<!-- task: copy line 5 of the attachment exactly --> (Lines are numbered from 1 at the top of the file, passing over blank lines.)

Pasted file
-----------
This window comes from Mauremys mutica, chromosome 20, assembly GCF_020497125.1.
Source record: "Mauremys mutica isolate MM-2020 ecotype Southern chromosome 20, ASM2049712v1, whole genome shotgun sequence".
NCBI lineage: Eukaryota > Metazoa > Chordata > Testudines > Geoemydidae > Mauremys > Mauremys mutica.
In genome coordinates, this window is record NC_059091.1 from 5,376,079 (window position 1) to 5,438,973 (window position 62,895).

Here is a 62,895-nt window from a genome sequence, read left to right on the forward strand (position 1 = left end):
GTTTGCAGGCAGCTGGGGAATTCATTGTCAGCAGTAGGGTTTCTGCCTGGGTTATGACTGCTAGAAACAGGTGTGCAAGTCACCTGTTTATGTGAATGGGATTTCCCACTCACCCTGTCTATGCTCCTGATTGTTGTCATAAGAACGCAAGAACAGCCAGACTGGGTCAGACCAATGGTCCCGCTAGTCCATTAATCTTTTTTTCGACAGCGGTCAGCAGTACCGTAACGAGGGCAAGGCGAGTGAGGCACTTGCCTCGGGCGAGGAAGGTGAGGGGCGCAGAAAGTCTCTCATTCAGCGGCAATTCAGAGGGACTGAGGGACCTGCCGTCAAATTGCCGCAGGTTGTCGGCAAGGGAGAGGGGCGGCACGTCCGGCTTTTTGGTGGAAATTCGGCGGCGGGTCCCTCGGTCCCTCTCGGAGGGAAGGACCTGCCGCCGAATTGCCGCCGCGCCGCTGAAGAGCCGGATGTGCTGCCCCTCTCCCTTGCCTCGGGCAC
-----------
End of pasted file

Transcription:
Here is a 62,895-nt window from a genome sequence, read left to right on the forward strand (position 1 = left end):